Workshop on the Sustainable Management of Bighorn Sheep in Baja California
By Ray Lee, Chairman Desert Bighorn Council
The First Workshop of Experts on the Conservation and Sustainable Management of the Bighorn Sheep in Baja California was held in Ensenada, Baja California, Mexico, February 16-18, 2011. This workshop was organized by the State Department for the Protection of the Environment and Cremnobates Consultants. Collaborators included the National Commission on the Protection of Natural Areas, the General Director of Mexico's Wildlife, and the Autonomous University of Baja California. Thus there were included in the Workshop representatives from both the State and Federal governments, academia, as well as landowners and interested conservationists.
After the objectives of the workshop had been discussed, there were a number of presentations about the general biology of bighorn sheep and the quantity and quality of available habitat. A report was then given on the results of the various bighorn sheep surveys that had been conducted in Baja California; particularly the most recent one that we conducted in December of 2010.
I then gave a presentation on the Economic Aspects and the "Market" for Desert Bighorn Sheep. During the presentation, I noted that:
- Desert bighorn sheep, properly managed, can sustainably provide humans with both aesthetic and economic benefits. The aesthetic value to people to be able to observe wild sheep in their native habitat is considerable; even the knowledge that these animals merely exist in the nearby mountains is of demonstrable value.
- Opportunities to hunt desert bighorn sheep have been available through wildlife conservation auctions since 1984. These auctions provide conservationists with an avenue to pursue their philanthropic goals to provide economic support for conservation programs that enhance wild sheep. Every state with free-ranging desert bighorn sheep (including 4 states in Mexico) offers this opportunity, except for Baja California.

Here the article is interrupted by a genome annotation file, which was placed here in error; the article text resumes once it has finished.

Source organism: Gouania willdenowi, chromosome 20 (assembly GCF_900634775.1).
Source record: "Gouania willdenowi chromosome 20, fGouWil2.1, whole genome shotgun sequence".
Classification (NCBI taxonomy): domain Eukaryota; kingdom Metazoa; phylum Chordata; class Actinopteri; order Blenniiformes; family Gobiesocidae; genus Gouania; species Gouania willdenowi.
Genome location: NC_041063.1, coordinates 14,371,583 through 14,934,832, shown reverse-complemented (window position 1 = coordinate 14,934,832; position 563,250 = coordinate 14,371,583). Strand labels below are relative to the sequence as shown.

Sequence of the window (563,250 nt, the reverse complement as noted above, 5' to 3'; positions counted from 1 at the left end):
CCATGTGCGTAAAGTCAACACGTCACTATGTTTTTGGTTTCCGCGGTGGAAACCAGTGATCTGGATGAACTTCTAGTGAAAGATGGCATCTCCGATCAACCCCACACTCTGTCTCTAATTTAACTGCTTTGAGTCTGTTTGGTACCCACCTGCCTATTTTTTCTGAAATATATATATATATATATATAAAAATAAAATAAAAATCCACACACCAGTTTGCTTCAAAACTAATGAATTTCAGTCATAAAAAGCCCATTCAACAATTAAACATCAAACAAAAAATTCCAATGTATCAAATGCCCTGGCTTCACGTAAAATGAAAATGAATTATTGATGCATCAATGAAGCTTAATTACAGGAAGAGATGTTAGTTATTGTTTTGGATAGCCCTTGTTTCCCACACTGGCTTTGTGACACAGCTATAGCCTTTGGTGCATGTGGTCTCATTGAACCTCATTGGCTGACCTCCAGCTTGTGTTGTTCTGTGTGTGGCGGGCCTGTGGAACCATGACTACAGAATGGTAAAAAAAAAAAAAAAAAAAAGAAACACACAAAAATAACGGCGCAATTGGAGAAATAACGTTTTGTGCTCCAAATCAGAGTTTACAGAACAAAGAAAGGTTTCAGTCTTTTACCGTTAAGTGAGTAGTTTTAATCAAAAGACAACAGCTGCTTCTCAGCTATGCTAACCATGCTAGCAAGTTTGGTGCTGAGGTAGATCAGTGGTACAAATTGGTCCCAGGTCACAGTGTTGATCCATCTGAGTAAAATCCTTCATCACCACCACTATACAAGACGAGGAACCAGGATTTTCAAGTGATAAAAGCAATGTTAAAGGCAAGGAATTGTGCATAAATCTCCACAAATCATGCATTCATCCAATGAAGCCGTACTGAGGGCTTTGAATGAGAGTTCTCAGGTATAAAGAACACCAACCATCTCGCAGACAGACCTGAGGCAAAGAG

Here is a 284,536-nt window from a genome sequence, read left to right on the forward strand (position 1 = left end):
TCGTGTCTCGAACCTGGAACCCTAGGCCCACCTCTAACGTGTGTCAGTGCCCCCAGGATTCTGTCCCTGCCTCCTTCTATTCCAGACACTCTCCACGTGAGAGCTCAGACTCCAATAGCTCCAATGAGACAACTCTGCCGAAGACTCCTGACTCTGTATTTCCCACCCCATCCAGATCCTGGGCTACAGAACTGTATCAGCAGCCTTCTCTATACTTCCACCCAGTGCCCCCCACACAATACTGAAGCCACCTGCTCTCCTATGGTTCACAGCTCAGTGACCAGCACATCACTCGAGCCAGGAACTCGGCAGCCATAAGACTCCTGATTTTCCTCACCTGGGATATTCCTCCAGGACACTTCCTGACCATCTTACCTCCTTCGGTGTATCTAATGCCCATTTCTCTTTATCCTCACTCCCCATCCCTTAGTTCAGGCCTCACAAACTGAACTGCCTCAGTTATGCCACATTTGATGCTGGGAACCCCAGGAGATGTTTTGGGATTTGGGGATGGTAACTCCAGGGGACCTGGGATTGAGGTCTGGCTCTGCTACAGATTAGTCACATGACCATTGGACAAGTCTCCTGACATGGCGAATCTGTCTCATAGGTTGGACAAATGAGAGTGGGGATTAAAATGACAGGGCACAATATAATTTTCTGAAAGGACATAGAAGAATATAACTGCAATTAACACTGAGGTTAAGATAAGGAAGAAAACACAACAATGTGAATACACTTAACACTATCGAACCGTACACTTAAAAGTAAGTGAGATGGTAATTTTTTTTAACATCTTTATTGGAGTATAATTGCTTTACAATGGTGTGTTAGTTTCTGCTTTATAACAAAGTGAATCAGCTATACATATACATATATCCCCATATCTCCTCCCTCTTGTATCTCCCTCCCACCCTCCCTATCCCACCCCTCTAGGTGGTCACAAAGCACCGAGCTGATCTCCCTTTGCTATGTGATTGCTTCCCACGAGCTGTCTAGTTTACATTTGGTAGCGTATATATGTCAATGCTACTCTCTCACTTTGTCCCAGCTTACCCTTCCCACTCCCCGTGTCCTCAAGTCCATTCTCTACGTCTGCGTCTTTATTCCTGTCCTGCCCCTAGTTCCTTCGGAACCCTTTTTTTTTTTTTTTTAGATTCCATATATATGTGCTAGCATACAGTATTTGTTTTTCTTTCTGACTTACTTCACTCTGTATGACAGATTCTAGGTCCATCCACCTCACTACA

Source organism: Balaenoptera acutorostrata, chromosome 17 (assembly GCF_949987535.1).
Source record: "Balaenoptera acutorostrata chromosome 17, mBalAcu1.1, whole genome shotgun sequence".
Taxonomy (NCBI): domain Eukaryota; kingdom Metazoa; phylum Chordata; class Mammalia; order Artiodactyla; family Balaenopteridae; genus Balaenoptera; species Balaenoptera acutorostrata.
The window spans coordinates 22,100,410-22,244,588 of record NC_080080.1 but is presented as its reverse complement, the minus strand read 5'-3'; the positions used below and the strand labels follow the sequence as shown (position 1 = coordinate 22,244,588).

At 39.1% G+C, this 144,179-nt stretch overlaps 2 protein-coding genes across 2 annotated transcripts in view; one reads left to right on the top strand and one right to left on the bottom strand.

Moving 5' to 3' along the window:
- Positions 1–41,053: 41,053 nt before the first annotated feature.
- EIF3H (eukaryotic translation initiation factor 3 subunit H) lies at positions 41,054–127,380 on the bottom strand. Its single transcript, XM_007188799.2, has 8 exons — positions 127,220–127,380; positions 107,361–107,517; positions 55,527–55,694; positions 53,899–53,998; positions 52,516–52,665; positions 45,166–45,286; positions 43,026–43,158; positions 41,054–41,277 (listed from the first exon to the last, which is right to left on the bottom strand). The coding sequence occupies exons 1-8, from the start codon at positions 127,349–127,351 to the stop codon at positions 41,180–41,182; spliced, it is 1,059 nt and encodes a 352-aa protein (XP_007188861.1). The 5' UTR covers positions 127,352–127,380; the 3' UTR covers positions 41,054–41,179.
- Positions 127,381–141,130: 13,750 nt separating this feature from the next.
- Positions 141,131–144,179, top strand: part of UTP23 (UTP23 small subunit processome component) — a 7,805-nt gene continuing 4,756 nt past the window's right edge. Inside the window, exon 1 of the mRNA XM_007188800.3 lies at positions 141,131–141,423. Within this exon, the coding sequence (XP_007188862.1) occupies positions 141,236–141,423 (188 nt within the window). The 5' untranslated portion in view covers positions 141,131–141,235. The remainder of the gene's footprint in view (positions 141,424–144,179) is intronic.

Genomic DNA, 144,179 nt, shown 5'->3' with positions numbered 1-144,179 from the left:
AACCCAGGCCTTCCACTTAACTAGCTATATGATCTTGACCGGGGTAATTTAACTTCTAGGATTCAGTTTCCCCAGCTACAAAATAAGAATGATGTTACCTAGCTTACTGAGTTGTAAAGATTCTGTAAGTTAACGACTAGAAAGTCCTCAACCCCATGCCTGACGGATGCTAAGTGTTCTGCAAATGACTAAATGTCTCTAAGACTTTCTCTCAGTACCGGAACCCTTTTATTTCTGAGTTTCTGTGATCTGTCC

- These auctions have generated millions of dollars for wildlife conservation efforts; with many of these dollars being spent locally. In addition, many local people obtain employment supporting these management programs. This provides self respect for the individuals involved, as well as an enhanced appreciation for the wildlife.
- In every state where these conservation programs have been in effect, desert bighorn sheep numbers have increased. This increase has led to a larger, more diverse, and more competitive market for desert bighorn sheep hunting opportunities.
The outcome of the meeting was a guideline to involve all of the interested groups in the development of a plan for the sustainable management of bighorn sheep in Baja California. This plan will likely make provisions for the opening of a bighorn sheep hunting season in 2012. While the bighorn sheep population in Baja California can certainly support a hunting harvest; the where, when, how many, and who benefits from the revenue must still be determined.